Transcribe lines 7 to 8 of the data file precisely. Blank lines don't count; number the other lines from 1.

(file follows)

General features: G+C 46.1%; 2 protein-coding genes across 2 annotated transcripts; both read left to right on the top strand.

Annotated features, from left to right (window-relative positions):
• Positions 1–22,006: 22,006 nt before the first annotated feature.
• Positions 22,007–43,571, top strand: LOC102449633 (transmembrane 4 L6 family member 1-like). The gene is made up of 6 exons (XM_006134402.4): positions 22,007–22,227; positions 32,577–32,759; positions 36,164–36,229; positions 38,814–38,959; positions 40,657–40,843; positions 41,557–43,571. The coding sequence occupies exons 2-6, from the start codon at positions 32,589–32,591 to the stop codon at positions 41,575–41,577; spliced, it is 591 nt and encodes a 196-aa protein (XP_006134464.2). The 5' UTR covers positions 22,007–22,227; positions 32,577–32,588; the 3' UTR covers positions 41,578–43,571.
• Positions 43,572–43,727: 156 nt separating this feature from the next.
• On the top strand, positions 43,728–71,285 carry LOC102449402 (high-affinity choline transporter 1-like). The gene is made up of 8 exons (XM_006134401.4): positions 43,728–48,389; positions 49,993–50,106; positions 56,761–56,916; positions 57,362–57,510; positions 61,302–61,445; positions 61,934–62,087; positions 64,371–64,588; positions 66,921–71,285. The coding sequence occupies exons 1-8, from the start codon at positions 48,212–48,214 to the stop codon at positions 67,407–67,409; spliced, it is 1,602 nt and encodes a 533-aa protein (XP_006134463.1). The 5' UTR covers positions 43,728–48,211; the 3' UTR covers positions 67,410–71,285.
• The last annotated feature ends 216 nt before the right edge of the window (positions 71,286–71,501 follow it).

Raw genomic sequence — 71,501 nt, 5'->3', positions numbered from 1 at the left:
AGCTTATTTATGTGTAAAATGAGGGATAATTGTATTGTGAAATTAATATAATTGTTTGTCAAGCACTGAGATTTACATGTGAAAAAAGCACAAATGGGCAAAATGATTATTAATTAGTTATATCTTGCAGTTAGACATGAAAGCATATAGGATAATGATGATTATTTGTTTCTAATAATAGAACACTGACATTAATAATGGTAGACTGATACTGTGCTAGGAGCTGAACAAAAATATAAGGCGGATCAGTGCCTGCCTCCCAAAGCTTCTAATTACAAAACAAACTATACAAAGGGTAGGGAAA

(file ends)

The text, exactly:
• The last annotated feature ends 216 nt before the right edge of the window (positions 71,286–71,501 follow it).

Raw genomic sequence — 71,501 nt, 5'->3', positions numbered from 1 at the left: